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War films and gendered nostalgia for the WWII
Södertörns högskola.
University of Gävle, Faculty of Education and Business Studies, Department of Humanities.ORCID iD: 0000-0001-7943-3076
2015 (English)Conference paper, Presentation (Refereed)
Abstract [en]

The article seeks to explore the common ground between bio-politics, gender, patriotism and war nostalgia. Taking off from the Foucaldian notion of biopolitics as a control apparatus exerted over a population, we provide an insight into the modern construction of Russian nation, where personal and collective sacrifice, traditional femininity and masculinity, orthodox religion andwar become the basis for patriotism. On carefully chosen case studies we will show how the state directly and indirectly regulates peoples lives by producing narratives, which are translated into media discourses and with a core of time create specific “gender norms” – women are seen as fertile mothers giving birth to new soldiers, while men are shown as fighters and defenders of their nation. In the constructed discourses nostalgia for a war plays one of the central roles and becomes a ground of a creation of an idea of a nation as one biological body, where brothers and sisters are united together. In these popular culture narratives people’s bodies become a battlefield of domestic politics. Popular culture hence produces a narrative of a healthy nation to ensure the healthy work- and military force. The authors tackle the above-mentioned aims by conducting visual analysis of several films, where the main characters are women in contrast to the majority of films about war. (Batallion (2015), A zori zdes’ tikhie (2015)).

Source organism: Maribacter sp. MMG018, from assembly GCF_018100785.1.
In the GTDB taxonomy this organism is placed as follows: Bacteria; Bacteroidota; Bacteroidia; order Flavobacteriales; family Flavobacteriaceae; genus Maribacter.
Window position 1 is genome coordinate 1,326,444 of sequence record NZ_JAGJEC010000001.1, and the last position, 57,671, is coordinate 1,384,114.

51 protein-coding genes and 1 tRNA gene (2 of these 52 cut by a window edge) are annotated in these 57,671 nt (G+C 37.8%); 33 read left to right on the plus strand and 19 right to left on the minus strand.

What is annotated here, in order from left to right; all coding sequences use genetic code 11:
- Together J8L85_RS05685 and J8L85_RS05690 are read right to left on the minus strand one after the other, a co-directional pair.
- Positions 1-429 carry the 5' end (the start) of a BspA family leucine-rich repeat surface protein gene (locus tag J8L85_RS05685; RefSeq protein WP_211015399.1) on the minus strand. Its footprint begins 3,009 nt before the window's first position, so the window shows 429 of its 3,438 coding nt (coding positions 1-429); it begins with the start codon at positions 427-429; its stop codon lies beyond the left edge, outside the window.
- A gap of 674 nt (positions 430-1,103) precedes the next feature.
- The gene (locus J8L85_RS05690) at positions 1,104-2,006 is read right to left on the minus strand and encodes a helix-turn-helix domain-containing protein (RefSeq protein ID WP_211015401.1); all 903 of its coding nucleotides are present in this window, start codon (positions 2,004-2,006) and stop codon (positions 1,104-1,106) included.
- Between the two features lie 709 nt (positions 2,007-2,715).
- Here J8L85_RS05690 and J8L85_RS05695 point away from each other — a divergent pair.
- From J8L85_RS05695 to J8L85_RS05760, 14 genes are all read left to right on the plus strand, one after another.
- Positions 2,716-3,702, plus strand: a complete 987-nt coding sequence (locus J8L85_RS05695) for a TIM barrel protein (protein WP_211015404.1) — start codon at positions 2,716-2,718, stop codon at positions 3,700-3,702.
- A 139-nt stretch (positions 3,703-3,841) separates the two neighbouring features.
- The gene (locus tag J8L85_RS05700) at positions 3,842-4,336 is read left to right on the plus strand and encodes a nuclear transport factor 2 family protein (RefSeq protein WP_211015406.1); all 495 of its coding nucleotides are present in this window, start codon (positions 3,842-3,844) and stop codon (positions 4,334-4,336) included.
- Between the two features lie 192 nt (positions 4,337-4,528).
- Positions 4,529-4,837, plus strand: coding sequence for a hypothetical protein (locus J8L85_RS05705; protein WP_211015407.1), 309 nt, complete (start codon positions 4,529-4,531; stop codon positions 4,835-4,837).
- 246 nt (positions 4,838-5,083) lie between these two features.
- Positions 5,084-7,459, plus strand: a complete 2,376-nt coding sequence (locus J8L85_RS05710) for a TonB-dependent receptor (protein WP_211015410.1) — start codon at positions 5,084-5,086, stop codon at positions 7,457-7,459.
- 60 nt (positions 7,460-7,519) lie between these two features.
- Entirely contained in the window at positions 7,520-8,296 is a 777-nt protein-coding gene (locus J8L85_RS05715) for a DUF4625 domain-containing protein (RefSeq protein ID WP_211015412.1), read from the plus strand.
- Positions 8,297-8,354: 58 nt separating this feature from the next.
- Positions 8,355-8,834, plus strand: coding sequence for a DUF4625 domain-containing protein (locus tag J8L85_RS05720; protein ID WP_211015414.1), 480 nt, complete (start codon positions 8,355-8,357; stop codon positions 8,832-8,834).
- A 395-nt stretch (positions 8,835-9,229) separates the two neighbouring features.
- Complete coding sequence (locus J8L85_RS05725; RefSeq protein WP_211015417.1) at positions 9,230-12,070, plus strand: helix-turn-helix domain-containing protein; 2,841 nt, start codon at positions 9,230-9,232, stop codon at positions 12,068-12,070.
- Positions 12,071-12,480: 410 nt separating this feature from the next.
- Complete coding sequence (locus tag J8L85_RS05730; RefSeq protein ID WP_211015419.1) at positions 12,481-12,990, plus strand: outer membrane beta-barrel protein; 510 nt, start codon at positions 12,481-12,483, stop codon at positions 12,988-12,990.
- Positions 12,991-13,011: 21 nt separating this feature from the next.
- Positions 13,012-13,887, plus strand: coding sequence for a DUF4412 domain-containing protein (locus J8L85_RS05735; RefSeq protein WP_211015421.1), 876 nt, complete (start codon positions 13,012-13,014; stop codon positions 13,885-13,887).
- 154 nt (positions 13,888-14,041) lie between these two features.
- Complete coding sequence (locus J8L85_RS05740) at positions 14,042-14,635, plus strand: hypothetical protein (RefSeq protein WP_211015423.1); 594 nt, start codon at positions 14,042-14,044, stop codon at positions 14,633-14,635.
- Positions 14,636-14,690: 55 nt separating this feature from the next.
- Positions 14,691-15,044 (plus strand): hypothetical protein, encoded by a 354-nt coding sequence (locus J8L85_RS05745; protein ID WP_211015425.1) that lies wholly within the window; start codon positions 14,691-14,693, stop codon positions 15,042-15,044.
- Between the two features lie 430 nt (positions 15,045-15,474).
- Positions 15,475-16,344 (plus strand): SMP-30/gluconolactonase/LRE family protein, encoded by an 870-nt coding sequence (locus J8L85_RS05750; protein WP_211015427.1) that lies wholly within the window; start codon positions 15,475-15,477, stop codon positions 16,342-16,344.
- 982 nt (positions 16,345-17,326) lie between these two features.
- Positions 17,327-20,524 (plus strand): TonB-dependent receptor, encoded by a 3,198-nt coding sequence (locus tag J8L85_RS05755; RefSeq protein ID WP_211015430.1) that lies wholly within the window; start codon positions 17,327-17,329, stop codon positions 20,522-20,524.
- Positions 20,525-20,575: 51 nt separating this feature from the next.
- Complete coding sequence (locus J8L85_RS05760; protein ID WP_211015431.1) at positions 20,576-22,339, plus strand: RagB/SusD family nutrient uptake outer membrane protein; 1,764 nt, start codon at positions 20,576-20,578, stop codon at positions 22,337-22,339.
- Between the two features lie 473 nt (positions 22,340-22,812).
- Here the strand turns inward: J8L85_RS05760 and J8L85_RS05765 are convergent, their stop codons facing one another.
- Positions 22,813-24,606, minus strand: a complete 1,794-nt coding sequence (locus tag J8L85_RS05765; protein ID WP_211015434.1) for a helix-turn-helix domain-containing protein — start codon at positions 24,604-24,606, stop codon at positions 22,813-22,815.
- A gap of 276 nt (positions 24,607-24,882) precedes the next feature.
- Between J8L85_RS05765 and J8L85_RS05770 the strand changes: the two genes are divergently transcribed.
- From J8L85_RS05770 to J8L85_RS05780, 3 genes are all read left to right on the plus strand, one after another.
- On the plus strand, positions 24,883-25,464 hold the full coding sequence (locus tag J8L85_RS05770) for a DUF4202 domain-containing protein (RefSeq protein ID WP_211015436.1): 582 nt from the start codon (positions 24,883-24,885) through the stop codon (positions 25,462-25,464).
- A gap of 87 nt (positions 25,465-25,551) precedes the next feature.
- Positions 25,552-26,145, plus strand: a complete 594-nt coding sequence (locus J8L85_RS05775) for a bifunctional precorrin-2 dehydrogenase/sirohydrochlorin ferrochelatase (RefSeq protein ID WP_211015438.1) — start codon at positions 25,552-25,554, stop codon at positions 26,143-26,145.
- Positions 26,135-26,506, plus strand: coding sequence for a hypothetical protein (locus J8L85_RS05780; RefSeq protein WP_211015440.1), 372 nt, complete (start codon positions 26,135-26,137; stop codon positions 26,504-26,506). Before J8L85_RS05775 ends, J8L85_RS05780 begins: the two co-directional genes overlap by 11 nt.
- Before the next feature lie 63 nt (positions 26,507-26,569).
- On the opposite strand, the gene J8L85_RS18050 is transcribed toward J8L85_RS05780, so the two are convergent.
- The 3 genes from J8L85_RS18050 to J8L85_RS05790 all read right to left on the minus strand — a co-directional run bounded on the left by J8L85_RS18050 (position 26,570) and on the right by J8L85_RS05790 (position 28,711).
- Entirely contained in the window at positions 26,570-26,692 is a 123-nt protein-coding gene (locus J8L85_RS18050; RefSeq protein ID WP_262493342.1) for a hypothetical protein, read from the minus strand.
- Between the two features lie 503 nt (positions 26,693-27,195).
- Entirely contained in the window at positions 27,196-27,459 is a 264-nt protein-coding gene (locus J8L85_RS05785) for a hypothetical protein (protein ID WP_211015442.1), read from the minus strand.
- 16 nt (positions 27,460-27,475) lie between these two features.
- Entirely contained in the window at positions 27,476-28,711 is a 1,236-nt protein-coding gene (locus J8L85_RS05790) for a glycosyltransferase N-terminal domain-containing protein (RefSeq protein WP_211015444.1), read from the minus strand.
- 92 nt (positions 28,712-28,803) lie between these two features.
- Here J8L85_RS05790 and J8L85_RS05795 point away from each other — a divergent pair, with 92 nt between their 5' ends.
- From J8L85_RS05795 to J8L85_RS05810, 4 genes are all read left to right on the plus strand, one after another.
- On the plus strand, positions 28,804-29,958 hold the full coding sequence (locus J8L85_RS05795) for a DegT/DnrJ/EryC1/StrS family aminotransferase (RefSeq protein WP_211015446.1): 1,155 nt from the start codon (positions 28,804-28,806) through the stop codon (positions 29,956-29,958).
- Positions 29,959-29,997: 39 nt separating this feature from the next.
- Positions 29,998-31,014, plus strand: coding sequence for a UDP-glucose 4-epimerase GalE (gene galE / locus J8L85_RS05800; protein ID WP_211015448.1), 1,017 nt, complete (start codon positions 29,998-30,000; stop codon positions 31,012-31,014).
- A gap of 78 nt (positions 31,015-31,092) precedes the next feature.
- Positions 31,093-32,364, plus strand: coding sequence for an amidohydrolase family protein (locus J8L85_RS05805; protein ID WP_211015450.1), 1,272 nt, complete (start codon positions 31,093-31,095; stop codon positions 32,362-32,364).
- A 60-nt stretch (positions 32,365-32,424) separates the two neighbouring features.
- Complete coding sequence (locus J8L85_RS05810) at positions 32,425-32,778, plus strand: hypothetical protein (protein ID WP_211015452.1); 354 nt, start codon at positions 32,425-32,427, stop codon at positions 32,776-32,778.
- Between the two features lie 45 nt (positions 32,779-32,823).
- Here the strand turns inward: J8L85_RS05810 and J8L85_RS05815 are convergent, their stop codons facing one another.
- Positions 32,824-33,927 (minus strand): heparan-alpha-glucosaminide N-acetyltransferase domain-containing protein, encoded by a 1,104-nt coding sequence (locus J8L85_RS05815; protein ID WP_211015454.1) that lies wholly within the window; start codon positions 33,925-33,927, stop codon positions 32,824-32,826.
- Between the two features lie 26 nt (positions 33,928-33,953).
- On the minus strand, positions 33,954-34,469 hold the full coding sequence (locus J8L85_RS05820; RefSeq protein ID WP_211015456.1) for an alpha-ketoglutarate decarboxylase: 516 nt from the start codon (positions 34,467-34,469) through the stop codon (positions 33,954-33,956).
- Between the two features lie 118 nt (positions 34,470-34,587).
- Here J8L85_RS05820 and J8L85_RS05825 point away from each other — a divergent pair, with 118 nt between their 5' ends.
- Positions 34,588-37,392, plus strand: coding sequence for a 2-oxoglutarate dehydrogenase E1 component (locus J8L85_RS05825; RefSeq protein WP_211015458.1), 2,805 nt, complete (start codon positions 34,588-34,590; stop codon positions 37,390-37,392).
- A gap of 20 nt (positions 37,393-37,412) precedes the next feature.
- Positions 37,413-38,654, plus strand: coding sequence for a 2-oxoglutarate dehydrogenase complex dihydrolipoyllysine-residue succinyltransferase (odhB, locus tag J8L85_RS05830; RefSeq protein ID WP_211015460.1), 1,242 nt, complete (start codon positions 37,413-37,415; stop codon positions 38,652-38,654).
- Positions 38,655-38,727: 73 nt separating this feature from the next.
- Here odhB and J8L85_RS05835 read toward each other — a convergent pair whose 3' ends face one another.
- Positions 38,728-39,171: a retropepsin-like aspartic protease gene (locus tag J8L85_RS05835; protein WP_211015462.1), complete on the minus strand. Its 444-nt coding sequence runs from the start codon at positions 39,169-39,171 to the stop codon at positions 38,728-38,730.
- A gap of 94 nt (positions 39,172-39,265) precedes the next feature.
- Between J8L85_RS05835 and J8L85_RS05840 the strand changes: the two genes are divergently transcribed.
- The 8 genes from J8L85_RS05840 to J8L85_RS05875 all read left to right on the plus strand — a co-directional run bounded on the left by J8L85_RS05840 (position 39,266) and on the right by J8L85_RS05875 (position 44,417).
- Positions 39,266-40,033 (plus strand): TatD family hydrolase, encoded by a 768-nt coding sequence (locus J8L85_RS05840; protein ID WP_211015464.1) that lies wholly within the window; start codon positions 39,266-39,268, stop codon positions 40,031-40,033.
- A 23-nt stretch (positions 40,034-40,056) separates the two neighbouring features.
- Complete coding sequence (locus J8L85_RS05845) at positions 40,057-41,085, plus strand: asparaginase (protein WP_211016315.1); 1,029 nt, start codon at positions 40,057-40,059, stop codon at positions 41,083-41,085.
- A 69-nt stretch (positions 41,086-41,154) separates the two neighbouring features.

Place, publisher, year, edition, pages
Keyword [en]
nostalgia, war, film, Russia, gender, intersectionality
National Category
Media Studies Cultural Studies Gender Studies
URN: urn:nbn:se:hig:diva-20724OAI: oai:DiVA.org:hig-20724DiVA: diva2:875225
Places and Non-Places of Modernity. Movement, Memory and Imagination in Contemporary Europe. CBEES Annual Conference, 3–4 December 2015, Södertörn University, Sweden
Available from: 2015-11-30 Created: 2015-11-30 Last updated: 2016-01-12Bibliographically approved

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Voronova, Liudmila
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